Published Nov. 15, 2012
Pine logs are again being shipped from South Carolina to China following a Chinese ban on its log trade with the Palmetto State and Virginia, the S.C. State Ports Authority announced today.
Twenty containers with 800 logs left the port’s Wando Welch Terminal this week. The containers are part of a pilot program to restore China log trade with South Carolina and Virginia. The program requires more sampling and fumigation of the Southern yellow pine logs.
In April, Chinese government officials traveled to the Port of Charleston for a demonstration and discussions about the pilot program.
“South Carolina’s forestry industry is a major driver of exports from our port, whether paper, wood pulp or logs,” said Jim Newsome, president and CEO of the ports authority. “China is a rapidly expanding market for Southeast logs and lumber, so reopening the trade boosts volume at the port and supports jobs across the logistics industry.”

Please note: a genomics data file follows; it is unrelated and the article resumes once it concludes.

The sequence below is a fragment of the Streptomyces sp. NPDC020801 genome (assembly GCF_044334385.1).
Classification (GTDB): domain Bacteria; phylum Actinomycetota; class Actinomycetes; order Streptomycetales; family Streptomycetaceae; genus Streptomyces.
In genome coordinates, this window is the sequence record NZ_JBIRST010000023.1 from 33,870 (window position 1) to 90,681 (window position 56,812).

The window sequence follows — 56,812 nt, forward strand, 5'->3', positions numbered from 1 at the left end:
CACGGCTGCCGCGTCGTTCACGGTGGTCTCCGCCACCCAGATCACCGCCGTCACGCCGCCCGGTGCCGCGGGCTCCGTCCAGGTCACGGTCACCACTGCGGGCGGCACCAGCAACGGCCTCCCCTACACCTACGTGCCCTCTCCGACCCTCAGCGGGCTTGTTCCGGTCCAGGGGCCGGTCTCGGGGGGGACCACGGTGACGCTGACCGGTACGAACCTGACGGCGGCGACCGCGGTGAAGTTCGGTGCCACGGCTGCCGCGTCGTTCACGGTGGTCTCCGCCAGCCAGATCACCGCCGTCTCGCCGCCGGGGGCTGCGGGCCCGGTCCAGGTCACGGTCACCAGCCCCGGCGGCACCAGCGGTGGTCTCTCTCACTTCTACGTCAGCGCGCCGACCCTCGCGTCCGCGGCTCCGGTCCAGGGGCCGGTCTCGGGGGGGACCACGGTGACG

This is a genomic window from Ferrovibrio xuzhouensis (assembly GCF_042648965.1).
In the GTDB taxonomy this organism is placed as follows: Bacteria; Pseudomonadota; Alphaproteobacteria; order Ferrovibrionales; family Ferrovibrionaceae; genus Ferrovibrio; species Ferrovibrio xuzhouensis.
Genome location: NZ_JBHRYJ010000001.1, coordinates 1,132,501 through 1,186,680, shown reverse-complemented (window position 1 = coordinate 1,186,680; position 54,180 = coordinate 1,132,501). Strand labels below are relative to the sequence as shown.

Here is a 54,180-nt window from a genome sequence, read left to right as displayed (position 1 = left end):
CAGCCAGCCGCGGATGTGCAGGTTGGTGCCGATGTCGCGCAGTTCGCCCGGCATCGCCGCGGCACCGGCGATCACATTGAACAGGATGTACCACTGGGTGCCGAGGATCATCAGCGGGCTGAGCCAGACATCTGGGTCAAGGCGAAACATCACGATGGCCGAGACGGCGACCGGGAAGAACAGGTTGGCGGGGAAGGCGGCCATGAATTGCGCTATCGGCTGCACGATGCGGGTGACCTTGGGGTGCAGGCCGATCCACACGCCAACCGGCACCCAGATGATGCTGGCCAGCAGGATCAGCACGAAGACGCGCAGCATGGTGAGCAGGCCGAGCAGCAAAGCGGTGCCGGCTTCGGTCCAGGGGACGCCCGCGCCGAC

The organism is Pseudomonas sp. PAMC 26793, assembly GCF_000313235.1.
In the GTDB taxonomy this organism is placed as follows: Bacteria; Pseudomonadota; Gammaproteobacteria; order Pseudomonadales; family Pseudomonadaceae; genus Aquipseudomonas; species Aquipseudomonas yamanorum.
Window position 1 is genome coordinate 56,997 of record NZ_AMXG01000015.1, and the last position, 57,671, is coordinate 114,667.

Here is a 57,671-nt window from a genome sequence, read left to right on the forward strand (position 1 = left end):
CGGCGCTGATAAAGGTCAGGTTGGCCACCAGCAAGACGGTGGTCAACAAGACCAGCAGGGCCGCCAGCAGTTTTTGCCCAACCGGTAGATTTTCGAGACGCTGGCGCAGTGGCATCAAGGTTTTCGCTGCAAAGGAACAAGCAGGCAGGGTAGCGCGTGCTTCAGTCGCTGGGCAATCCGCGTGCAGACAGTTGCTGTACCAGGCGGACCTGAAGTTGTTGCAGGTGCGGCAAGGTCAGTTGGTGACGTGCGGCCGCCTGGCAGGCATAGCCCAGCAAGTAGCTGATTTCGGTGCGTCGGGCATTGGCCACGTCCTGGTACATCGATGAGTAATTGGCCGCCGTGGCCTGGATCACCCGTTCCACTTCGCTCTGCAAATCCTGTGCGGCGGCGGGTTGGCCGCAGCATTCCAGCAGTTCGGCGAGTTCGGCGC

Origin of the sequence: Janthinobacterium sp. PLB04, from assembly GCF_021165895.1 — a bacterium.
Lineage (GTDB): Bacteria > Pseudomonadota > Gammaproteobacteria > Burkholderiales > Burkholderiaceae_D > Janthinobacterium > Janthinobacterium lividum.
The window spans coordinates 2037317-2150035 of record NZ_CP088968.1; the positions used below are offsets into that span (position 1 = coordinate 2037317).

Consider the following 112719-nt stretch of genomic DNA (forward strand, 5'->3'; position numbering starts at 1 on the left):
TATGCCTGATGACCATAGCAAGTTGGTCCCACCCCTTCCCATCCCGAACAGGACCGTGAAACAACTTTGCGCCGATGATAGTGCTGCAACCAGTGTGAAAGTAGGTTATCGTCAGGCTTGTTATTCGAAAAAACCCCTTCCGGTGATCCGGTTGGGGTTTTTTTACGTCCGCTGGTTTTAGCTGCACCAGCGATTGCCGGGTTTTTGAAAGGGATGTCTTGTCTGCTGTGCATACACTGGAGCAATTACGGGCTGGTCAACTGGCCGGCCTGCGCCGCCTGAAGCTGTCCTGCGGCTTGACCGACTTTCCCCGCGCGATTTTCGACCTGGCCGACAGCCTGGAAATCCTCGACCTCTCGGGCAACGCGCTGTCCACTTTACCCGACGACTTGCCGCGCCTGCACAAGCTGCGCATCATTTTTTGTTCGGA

The lumber shipped this week came from Walterboro.
South Carolina State Forester Gene Kodama praised the resumed trade with China.
“The resumption of log exports from Charleston is good news for South Carolina landowners and the forest industry,” Kodama said. “If landowners grow more wood in response to expanding markets and manufacturing, the forest industry will surpass its $17 billion economic impact. And, the result will be an improved economy and environment for South Carolina.”